By ADAM DAVIS
By this time of year, with an important national election a little over a month away, television commercial breaks have become inundated with political attack ads from candidates and political action committees (PACs). Even for people like myself with an interest in politics, amusement has by now given way to indifference as the default reaction to such advertisements. I’ve come to long for the days when my commercial breaks will again be filled with ads for light beer and erectile dysfunction medication.
Yet as I was sitting in front of the T.V. in my townhouse on Sunday afternoon, watching football and procrastinating on my homework, I saw a political ad that managed to startle me with its content, even this far into September. It was an attack ad created by the National Republican Congressional Committee, and its target was Dan Maffei, the Congressman running for reelection in New York’s 24th Congressional District. One of the main accusations of the fear mongering ad was that Maffei wanted to give Constitutional rights to foreign terrorists.
My reaction was not one of indignation that Maffei could take such a stance, as the NRCC would have hoped, but rather one of astonishment that support for the Constitutional rights of anyone could be construed as a weakness in a politician’s record. Growing up here in the United States, the importance of the Constitution, and the rights that it provides us, were drilled into my head ever since elementary school, as was the legal principle of the presumption of innocence. Yet here was an ad that attacked those very principles. Did I miss the footnote at the bottom of the page where it was explained that those rules didn’t apply to the Middle Eastern men shown in the attack ad’s grainy footage? Was there another elementary school somewhere where children were being taught that basic American freedoms didn’t extend to “scary-looking” foreigners?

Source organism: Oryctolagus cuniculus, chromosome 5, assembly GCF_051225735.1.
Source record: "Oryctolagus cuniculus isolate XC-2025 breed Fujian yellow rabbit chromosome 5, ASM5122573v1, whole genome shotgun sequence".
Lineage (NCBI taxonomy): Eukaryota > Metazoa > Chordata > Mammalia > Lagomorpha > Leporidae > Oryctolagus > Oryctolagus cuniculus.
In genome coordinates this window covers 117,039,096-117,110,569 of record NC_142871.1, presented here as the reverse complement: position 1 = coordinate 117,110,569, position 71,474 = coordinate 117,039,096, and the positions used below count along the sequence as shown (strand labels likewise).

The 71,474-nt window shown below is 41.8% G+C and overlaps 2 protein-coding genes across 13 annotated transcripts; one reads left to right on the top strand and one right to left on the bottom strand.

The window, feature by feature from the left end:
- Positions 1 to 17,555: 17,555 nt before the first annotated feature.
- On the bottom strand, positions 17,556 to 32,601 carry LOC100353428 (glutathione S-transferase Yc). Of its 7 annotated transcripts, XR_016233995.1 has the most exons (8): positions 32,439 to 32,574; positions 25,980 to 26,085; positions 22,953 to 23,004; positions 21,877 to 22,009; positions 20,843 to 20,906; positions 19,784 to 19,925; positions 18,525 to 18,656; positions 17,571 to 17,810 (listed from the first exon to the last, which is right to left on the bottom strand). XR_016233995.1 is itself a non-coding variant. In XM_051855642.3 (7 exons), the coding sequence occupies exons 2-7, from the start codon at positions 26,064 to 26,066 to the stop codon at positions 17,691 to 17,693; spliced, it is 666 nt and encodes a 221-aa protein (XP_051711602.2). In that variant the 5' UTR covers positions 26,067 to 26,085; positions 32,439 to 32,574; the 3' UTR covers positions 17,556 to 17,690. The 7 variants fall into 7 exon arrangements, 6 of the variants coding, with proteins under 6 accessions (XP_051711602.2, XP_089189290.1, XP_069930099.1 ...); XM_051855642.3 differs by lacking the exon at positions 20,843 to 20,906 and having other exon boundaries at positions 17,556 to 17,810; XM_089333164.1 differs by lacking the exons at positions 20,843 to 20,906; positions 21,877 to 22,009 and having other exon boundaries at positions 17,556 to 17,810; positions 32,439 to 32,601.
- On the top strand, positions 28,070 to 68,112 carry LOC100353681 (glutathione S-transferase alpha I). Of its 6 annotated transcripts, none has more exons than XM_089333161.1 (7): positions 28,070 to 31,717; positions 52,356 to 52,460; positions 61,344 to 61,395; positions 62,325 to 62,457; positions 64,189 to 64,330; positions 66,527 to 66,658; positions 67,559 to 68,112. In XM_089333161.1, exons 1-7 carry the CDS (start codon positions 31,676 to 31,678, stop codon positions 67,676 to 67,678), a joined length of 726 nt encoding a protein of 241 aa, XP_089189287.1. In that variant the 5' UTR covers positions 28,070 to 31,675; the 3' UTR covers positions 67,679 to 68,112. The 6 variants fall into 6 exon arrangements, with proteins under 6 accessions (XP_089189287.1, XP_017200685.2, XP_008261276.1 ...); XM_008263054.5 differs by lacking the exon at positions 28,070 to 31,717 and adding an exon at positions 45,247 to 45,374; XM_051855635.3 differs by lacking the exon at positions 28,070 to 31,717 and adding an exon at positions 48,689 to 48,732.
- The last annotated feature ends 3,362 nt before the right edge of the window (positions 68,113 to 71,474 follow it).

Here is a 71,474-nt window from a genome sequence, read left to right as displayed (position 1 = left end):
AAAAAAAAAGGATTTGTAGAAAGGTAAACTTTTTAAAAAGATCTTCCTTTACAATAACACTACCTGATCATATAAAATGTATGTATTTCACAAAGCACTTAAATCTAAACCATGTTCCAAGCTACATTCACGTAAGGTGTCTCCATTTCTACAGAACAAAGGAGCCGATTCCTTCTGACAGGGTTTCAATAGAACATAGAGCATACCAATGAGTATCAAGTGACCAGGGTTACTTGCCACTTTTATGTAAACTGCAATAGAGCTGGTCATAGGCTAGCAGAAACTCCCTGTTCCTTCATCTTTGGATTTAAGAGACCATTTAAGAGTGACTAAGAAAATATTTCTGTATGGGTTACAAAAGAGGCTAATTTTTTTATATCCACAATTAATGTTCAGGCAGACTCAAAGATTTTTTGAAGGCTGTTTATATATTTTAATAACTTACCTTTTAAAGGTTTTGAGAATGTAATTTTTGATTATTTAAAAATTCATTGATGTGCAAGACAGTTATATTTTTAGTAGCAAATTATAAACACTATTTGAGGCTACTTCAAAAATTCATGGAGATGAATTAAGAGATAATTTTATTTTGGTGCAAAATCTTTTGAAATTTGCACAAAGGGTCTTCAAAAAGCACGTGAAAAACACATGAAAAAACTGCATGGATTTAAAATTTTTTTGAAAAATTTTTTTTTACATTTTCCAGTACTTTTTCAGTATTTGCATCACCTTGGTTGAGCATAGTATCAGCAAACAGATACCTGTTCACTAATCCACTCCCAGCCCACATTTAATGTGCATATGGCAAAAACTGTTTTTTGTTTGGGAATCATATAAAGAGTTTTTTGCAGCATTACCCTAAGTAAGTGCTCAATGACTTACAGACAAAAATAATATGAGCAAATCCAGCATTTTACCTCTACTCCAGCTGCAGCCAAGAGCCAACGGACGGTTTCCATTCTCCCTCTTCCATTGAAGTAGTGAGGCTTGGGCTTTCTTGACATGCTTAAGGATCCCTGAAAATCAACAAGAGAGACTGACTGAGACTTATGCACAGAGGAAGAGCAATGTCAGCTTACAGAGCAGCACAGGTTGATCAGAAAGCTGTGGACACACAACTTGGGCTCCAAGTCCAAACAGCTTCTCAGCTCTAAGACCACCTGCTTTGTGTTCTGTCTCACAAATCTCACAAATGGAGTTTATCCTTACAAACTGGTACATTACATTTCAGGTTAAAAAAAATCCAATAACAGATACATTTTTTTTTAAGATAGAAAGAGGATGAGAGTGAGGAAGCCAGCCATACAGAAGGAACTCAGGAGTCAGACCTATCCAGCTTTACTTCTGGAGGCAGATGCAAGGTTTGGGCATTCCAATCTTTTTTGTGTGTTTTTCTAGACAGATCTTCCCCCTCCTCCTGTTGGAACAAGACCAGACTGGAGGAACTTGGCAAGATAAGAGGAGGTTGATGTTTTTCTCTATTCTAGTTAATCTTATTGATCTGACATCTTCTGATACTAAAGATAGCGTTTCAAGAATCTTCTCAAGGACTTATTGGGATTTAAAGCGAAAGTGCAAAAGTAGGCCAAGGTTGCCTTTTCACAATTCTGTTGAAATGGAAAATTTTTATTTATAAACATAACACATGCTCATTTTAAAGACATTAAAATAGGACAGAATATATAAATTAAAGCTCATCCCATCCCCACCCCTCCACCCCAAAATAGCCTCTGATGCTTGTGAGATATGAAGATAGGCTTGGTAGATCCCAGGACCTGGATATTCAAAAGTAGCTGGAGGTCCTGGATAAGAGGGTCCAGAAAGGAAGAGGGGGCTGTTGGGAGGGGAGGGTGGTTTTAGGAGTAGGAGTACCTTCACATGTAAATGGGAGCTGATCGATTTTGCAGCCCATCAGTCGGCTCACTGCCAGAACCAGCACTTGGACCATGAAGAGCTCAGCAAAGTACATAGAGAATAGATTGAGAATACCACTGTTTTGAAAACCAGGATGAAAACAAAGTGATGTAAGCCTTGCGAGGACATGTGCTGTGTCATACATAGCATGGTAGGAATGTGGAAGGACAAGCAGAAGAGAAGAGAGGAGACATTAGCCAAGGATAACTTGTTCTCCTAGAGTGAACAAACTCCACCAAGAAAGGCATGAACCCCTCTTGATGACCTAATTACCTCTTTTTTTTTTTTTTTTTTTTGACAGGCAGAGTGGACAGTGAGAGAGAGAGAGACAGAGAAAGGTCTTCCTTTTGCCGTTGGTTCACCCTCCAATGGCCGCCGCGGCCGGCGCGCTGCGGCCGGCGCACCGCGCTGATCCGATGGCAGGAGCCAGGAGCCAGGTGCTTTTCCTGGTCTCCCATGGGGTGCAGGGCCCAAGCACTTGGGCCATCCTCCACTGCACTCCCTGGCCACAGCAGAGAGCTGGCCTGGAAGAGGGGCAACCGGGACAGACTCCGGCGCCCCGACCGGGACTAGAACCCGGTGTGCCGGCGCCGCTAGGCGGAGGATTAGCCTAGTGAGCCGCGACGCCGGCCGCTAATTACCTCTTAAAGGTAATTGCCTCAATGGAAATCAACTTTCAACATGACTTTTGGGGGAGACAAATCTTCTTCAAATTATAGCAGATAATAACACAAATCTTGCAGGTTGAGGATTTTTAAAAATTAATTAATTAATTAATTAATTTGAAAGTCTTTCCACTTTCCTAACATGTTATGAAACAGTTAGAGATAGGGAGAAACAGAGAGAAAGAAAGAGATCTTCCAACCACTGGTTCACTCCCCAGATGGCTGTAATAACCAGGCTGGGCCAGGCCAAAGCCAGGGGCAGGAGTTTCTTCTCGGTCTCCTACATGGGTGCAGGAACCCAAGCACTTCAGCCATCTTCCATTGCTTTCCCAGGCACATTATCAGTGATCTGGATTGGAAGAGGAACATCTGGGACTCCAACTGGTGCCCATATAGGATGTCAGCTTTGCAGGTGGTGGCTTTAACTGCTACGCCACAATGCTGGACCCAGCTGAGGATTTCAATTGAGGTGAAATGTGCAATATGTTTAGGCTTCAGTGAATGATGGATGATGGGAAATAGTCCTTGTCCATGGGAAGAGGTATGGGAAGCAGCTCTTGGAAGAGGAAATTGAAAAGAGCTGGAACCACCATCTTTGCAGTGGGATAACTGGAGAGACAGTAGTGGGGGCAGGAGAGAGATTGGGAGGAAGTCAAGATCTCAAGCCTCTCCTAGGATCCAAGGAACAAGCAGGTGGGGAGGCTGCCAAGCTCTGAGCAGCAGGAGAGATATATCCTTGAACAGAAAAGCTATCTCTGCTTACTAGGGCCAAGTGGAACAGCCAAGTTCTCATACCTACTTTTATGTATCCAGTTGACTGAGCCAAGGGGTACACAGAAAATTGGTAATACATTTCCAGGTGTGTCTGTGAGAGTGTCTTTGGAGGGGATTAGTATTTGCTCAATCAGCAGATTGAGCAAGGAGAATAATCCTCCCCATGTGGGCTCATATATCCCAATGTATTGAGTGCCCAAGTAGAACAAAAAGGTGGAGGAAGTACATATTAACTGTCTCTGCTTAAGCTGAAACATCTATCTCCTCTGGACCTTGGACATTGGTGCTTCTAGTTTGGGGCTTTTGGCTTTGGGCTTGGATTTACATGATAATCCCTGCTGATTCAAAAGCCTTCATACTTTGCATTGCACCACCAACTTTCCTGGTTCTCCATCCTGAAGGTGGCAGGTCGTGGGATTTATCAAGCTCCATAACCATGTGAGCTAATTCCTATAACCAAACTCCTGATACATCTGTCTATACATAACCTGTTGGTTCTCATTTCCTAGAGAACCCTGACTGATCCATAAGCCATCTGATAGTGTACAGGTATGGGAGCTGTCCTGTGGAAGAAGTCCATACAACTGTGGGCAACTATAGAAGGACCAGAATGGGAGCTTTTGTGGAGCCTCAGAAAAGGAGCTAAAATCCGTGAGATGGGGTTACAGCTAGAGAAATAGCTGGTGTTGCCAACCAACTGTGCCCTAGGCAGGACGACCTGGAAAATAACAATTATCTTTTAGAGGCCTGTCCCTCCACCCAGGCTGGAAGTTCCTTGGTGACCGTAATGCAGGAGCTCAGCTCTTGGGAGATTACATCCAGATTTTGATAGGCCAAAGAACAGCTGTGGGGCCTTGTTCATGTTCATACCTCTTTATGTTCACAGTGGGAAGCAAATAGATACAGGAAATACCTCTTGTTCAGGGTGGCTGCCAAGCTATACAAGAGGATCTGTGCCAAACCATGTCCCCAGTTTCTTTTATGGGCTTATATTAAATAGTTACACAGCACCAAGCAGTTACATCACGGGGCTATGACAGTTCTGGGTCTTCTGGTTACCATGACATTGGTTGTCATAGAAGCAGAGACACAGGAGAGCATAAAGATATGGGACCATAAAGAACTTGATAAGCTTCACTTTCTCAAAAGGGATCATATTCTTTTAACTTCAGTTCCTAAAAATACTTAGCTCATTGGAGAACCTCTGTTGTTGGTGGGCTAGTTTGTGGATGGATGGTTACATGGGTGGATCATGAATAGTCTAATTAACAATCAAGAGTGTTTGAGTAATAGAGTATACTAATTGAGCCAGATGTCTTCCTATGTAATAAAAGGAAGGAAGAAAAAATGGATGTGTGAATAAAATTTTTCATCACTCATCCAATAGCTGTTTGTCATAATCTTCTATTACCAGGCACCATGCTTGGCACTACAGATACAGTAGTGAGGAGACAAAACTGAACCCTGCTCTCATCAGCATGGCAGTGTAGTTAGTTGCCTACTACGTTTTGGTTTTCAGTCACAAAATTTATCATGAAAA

The whole ad just made me pause and reflect for a moment. What kind of country are we if supporting Constitutional rights can be a political liability? And who defines what a “terrorist” is? Is it a definition based on his alleged crimes? His ideology? His ethnicity? Are certain terrorists less deserving of rights than others? Certainly the message of the ad seemed hypocritical for a group of people who are suing the President for allegedly overstepping his Constitutional bounds, and for a party that depends so much on the rhetoric of “freedom.”
While Republican candidate John Katko is not personally responsible for the advertisement, it is my sincere hope that he does not gain a single vote because of it. I hope that the people of New York’s 24th Congressional District are able to see through the xenophobic fear mongering of the National Republican Congressional Committee when they go to cast their votes in November.
Adam Davis is a freshman in the School of Industrial and Labor Relations. He may be reached at email@example.com.